Mutual fund innovator bangs drum for reform

Voice: For decades, John C. Bogle has criticized colleagues for the sorts of abuses exposed by recent investigations.

December 13, 2003|By Paul Adams | Paul Adams,SUN STAFF

For more than 50 years, mutual fund executives have tried to ignore John C. Bogle, founder of the innovative Vanguard Group of mutual funds.

Bogle earned the scorn of competitors for saying that the industry is tarnished by high fees, incestuous corporate governance and lack of accountability to shareholders.

Now, everyone is listening.

Mutual fund managers have been struggling to contain a scandal sparked in September, when New York Attorney General Eliot Spitzer began a series of revelations of widespread market timing, late trading and other abuses that have cost everyday investors billions of dollars.

Suddenly, Bogle, 74, a heart-transplant survivor and squash enthusiast who preached low costs with missionary zeal as he built Vanguard into the second-largest mutual fund company in the nation, can no longer be dismissed as an iconoclast with a "holier than thou" message.

Long before Spitzer, say admirers, there was Bogle.

"Jack Bogle built a multi-hundred-billion-dollar fund company, so he's an insider saying there's something wrong in mutual fund land, and he can't be dismissed," said Gary Gensler, former co-head of finance at Goldman Sachs, a treasury undersecretary in the Clinton administration and co-author of The Great Mutual Fund Trap.

"There are people in the mutual fund world that were hoping Bogle would take retirement seriously ... but he's been given a new platform with the Eliot Spitzer investigation."

After an internal power struggle, Bogle was forced to step down as Vanguard's chairman when he hit the mandatory retirement age of 70 in 1999. Rather than hit the links, Bogle launched a new career as a full-time industry critic.

Surprisingly athletic for a man with a secondhand heart, he manages his crusade out of a ground-floor office in the corner of Vanguard's legal department, which is part of a sprawling corporate campus outside Philadelphia. Decorated with antiques and stacked with books and papers, the space has an ambiance that feels more academic than corporate.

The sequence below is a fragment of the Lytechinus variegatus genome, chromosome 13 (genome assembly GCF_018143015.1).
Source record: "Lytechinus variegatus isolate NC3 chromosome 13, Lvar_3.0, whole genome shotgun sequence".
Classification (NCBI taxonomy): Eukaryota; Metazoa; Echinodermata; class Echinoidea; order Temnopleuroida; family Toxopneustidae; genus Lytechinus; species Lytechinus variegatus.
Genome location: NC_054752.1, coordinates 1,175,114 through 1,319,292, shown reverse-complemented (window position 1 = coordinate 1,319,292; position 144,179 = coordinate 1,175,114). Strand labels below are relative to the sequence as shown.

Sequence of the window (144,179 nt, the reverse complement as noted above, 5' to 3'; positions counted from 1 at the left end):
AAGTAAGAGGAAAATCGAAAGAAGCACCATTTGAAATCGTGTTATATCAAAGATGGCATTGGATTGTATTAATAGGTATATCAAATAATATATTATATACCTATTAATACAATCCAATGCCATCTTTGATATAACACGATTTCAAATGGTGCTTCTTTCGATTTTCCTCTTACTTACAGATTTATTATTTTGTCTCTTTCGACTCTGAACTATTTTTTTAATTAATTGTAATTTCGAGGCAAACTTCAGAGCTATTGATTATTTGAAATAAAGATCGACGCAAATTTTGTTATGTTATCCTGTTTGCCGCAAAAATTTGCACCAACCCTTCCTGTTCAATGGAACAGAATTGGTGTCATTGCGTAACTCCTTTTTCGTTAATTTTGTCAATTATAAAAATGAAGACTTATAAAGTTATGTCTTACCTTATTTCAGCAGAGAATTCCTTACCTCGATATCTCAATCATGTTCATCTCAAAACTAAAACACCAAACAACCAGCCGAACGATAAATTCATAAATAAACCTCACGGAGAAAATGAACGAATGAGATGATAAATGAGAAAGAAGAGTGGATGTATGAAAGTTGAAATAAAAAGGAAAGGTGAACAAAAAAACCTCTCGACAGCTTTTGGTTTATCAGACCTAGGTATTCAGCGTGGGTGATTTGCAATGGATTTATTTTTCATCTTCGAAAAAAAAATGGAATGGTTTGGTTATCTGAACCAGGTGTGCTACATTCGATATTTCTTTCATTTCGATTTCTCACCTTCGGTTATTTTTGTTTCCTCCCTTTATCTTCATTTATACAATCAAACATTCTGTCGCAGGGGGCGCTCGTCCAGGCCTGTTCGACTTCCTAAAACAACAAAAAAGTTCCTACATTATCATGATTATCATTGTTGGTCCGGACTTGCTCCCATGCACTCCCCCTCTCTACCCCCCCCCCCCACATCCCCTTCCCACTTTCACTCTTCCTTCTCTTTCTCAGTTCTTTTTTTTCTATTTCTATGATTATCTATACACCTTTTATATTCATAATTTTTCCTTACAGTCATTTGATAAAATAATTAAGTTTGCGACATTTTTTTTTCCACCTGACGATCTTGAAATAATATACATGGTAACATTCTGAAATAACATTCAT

Employees still greet him reverentially as he strolls the halls, but he is no longer welcome in the executive offices upstairs. The unpleasant circumstances of Bogle's departure from the board have driven a wedge between him and his hand-picked successor, John J. Brennan. As they passed each other on the stairway one recent Friday, Bogle greeted his former protege. Brennan, who was walking with a Vanguard attorney, never looked up.

"I gave them their jobs," said Bogle, who was dressed comfortably in a green sweater and khaki pants. "I just don't understand."

Using a bully pulpit

Beyond Vanguard's walls, Bogle still draws crowds to his frequent speaking engagements. The pinky finger on his writing hand is disfigured by a bulbous callus, built up from years of writing speeches in longhand on legal notepads. The final drafts are typed up by an assistant who helps run the Bogle Financial Markets Research Center, which is funded with a stipend from Vanguard.

With the industry in turmoil, Bogle has used his bully pulpit more vigorously than ever, calling on lawmakers and regulators to implement reforms that would make the industry's fees more transparent and require directors to be independent.

Many are concepts he has been talking about in speeches and opinion pieces dating to 1949, when Bogle began writing his senior thesis on the mutual fund industry while studying economics at Princeton University.

"Nobody is speaking from my particular pulpit," he said. "I would easily argue that all I'm doing is being something I never expected to be, and that is a good businessman. Candor is a great marketing strategy."

His frankness has inspired legions of die-hard "Bogleheads," who meet in an Internet chat room to talk about his latest musings on investing and mutual funds. When the "Die-hards," as they call themselves, held a gathering in Miami in 2000, Bogle surprised them by agreeing to come. He was going to be in town that weekend for a conference.

"He was so unassuming that it was difficult to realize he was the founder of one of the largest financial companies in the world," said Taylor Larimore, co-founder of the Die-hards.

Bogle had dinner and stayed with the group for several hours. He has since attended two other Die-hard gatherings.

"With Jack, I think what you see is what you get," said Burton Malkiel, a Princeton economist who has been on Vanguard's board since 1977. "He is a man who says just exactly what he means. He doesn't pull punches; doesn't put a political spin on anything."

Not everybody agrees with Bogle's analyses.

The Investment Company Institute, an industry trade group, says Bogle's frequent complaints about management fees, high portfolio turnover and shareholder turnover are based on faulty math. For example, the institute says its studies show that total expenses for mutual funds have declined over the years -- a claim that flies in the face of Bogle's criticisms.

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